Stand Alone EMS

Stand Alone EMS

Mar 16, 2015

With the season finale of Nightwatch coming up this week, I got thinking about the value of EMS based EMS.  This thinking was also fueled by yet another series of perceived response failures in fire-based EMS services on different sides of the country, specifically in San Francisco and Washington, DC.  While I stand by the argument that response times do not matter as much as we allow us to this that we do, I still fail to understand how the general public does not recognize the value of an EMS only service, especially after a certain population and call volume size.

As always, I feel the need to point out that there are exceptions to every rule.  There are private services that get it.  There are EMS services that are fire-based that do it right.  But, as I said above, at a certain size there are others in both of these sectors that fail miserably and fall short of their expectations.  The difference between the two though is when a private service fails to meet expectations, they are usually replaced.  Quickly.  When it is a fire service they are given chance after chance after chance.  The vast majority of third service stand alone EMS systems are successful in their missions, and they are successful because they are dedicated to EMS.

What could be better than a team of medics dedicated to providing medicine?  How can an argument be made that in a vacuum when you take away any funding issues that might arise from having a standalone department that a stand alone EMS service dedicating themselves 100% to the medical well being of the community that they serve is not the best possible delivery model?

Last month, there was an EMS1 article written about priorities in EMS training.  While fire training is usually a lot more extensive than most EMS CEU classes (I am basing this on what I am told by my fire centric colleagues) from the numbers that I have seen reported from a number of different departments the volume of training is not anywhere near to equal or equitable.  In my EMS based EMS service, for example, we schedule around sixty hours of training per year and that probably is not even enough.  Most reports from fire based services reveal a number closer to the minimum.

There are so many lesson that EMS can learn from the fire service.  They have made themselves so relevant in the community outside of spooling up the Federal-Q and responding to another fire.  They do prevention.  They do a ton of community outreach.  Kids love them.  Their parents love them.  They love them because they are there when they are not needed.  While EMS matters to most in an unconscious sense of the concept, it usually does not really matter until somebody picks up the phone and has a need to call 911.

When I worked my part time job at an amusement park, we had trouble explaining the value of our department to the company’s stakeholders.  They spoke numbers.  They spoke revenue.  Here we were, sitting in a meeting next to people talking about ticket sales, and others talking about games revenue and retail sales trying to make people realize that the reason that we held value to the company was because we saved them money.  We served in a preventative role, and while after explaining it over and over again they finally got it, I feel like the point would have hit home quicker and harder if they did not have us and saw the result.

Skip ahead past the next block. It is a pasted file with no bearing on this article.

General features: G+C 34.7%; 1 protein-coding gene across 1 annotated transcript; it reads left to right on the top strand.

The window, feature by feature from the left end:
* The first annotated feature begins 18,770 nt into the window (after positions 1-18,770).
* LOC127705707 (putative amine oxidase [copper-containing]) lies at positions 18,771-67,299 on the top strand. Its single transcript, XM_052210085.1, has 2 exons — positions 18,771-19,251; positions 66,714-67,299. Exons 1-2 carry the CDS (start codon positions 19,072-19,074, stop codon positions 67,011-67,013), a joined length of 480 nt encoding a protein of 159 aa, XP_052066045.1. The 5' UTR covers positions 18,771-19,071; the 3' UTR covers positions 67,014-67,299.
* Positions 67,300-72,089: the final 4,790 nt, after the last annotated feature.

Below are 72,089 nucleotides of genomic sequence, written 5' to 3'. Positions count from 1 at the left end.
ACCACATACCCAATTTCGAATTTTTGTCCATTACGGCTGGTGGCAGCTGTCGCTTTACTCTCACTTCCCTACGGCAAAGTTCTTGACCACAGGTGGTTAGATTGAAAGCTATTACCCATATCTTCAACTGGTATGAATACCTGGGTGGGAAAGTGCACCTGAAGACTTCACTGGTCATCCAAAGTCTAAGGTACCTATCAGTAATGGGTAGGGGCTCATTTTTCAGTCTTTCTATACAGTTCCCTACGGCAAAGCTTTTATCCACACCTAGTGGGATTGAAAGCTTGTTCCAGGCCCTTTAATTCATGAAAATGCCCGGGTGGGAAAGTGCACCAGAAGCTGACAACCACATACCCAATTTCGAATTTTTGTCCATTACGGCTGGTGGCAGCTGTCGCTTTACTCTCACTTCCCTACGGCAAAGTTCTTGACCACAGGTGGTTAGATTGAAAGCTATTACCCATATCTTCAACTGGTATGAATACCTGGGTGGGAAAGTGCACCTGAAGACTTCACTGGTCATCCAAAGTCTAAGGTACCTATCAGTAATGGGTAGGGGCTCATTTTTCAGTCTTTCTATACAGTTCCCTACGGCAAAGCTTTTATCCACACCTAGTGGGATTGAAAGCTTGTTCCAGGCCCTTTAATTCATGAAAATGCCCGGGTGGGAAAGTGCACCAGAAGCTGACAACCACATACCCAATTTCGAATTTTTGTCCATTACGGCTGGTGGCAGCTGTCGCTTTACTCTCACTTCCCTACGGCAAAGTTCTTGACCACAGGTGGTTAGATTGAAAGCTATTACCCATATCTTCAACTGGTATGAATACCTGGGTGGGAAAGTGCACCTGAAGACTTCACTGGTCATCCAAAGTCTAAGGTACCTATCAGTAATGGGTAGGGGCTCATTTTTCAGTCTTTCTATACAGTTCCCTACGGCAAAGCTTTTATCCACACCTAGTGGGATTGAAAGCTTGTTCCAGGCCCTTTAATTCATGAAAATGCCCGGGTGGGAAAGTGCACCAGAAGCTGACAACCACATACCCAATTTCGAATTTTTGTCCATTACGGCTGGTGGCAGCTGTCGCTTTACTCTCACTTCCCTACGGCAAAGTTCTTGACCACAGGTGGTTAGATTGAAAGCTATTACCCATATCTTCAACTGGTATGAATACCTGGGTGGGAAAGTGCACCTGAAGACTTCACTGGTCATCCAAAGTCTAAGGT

The parallel might not be perfect but it is there.  EMS departments usually start their PR campaigns when it is too late.  We are so reactive in nature that we wait for the emergency call to come in and then we head to it.  We wait for a problem to surface, and then we deal with it.  We need to change our approach and start helping people understand the importance of having a skilled provider show up at their front door, because more times than not, that far outweighs the speed at which that provider arrives.  If your department does not have a Public Information Officer who has actively taken on this mission, then your department is doing it wrong.

That brings me back to Nightwatch and New Orleans EMS.  It was not very long ago that the New Orleans Fire Department was starting to lay the ground work for developing a fire-based EMS service.  Granted, I am looking at the whole system from a distance but at this point, thanks to the success of A&E’s show, NOEMS has developed a great public relations tool and shown the world how indispensable they are.  Let’s face it, since the early episodes this show has turned in to a show about the EMTs and paramedics of New Orleans accented by the experiences of the police department and occasionally the fire department.

There are a lot of lessons that we all can learn from Nightwatch the biggest and most important of which should be that EMS should not be an afterthought.  Find a way to make yourselves relevant and indispensable to the community.  Show them what your service is capable of and make them love you.  Then when the time comes that there is a complaint or a problem with the service being provided, they will look to your department for a solution rather than to somebody else to find another solution.

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